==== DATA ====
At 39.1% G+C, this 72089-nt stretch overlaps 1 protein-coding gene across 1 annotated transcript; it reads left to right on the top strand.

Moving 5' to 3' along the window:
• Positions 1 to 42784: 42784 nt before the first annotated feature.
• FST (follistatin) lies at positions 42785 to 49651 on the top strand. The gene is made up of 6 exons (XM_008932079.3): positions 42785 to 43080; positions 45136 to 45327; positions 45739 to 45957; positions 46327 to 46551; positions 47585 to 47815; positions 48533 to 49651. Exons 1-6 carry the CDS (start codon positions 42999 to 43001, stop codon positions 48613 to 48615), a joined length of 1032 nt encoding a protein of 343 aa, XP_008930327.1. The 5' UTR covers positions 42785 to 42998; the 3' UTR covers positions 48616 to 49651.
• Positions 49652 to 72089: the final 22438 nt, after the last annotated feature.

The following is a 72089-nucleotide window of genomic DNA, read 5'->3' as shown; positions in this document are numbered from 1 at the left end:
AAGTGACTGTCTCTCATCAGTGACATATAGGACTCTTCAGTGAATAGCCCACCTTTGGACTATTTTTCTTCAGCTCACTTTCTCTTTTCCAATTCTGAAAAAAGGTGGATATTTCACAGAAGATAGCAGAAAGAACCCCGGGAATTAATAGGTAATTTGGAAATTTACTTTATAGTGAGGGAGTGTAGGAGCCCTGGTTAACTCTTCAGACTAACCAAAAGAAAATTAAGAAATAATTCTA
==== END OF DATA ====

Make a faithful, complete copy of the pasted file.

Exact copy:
At 39.1% G+C, this 72089-nt stretch overlaps 1 protein-coding gene across 1 annotated transcript; it reads left to right on the top strand.

Moving 5' to 3' along the window:
• Positions 1 to 42784: 42784 nt before the first annotated feature.
• FST (follistatin) lies at positions 42785 to 49651 on the top strand. The gene is made up of 6 exons (XM_008932079.3): positions 42785 to 43080; positions 45136 to 45327; positions 45739 to 45957; positions 46327 to 46551; positions 47585 to 47815; positions 48533 to 49651. Exons 1-6 carry the CDS (start codon positions 42999 to 43001, stop codon positions 48613 to 48615), a joined length of 1032 nt encoding a protein of 343 aa, XP_008930327.1. The 5' UTR covers positions 42785 to 42998; the 3' UTR covers positions 48616 to 49651.
• Positions 49652 to 72089: the final 22438 nt, after the last annotated feature.

The following is a 72089-nucleotide window of genomic DNA, read 5'->3' as shown; positions in this document are numbered from 1 at the left end:
AAGTGACTGTCTCTCATCAGTGACATATAGGACTCTTCAGTGAATAGCCCACCTTTGGACTATTTTTCTTCAGCTCACTTTCTCTTTTCCAATTCTGAAAAAAGGTGGATATTTCACAGAAGATAGCAGAAAGAACCCCGGGAATTAATAGGTAATTTGGAAATTTACTTTATAGTGAGGGAGTGTAGGAGCCCTGGTTAACTCTTCAGACTAACCAAAAGAAAATTAAGAAATAATTCTA